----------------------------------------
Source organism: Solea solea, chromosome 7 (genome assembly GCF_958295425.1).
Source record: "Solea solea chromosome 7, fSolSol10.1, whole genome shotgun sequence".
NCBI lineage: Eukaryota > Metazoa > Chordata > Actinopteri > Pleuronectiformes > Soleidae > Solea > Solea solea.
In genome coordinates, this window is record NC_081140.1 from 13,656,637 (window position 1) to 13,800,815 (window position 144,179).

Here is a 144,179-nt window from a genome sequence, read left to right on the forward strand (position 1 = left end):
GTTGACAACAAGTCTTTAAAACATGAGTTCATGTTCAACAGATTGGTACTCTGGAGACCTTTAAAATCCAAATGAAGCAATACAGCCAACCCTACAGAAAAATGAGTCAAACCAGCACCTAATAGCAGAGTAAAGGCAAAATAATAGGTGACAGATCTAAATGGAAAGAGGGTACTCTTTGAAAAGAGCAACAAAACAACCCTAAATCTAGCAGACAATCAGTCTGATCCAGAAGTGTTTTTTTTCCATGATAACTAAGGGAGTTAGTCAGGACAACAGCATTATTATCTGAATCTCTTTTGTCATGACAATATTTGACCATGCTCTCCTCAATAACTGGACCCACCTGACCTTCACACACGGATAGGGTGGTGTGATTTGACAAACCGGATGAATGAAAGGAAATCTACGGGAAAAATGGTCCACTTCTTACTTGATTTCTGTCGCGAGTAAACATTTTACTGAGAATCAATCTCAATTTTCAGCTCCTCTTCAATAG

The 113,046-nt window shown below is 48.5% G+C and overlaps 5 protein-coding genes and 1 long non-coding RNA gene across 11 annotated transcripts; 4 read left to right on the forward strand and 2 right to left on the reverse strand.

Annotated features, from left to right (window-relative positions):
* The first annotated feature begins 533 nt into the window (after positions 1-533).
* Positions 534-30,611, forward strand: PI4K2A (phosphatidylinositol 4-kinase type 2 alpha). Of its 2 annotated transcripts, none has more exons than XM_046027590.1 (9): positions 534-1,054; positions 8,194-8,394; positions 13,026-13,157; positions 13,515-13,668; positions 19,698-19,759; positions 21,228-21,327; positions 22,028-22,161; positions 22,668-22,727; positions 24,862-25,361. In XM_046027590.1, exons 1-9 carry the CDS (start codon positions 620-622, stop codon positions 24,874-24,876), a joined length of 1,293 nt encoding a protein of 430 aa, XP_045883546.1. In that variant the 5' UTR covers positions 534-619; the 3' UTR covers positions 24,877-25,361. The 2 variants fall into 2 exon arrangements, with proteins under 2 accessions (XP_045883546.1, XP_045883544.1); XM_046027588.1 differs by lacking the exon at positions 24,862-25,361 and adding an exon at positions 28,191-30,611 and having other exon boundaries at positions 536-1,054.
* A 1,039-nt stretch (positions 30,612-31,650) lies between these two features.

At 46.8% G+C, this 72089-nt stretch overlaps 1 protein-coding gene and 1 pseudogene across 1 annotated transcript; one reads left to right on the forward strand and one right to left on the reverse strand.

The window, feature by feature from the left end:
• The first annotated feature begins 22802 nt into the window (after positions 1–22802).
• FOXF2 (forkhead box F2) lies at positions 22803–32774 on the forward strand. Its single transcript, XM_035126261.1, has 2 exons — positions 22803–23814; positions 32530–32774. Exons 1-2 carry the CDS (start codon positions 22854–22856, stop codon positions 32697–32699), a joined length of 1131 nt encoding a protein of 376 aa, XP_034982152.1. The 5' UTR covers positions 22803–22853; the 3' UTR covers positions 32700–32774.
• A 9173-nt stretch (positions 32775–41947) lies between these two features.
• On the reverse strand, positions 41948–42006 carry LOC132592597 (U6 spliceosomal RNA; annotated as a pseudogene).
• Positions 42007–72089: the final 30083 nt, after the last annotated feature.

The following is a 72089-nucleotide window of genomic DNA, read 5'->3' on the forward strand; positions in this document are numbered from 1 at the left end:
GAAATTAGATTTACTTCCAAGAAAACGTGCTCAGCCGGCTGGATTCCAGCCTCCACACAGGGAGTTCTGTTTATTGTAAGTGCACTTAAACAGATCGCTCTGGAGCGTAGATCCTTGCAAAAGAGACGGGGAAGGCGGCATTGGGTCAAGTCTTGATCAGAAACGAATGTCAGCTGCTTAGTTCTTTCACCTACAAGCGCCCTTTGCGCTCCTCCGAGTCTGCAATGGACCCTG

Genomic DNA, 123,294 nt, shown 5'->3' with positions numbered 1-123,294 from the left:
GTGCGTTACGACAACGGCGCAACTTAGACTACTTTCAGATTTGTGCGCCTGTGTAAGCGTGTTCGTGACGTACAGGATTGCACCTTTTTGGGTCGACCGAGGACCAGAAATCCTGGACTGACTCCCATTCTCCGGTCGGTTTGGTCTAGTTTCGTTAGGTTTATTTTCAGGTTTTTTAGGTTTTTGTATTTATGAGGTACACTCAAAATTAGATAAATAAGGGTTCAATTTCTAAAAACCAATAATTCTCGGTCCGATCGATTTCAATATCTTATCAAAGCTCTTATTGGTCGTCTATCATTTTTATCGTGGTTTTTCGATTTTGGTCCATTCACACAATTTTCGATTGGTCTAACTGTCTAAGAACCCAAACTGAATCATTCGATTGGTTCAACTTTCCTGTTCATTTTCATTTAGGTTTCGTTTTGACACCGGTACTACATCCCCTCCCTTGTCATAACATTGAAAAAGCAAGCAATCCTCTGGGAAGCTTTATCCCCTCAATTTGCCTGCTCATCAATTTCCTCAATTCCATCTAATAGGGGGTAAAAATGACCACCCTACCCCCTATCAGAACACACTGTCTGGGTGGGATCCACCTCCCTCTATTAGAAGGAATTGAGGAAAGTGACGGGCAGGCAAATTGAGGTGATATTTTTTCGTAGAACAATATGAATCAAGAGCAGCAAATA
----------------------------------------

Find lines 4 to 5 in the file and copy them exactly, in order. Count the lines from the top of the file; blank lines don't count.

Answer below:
In genome coordinates, this window is record NC_081140.1 from 13,656,637 (window position 1) to 13,800,815 (window position 144,179).

Here is a 144,179-nt window from a genome sequence, read left to right on the forward strand (position 1 = left end):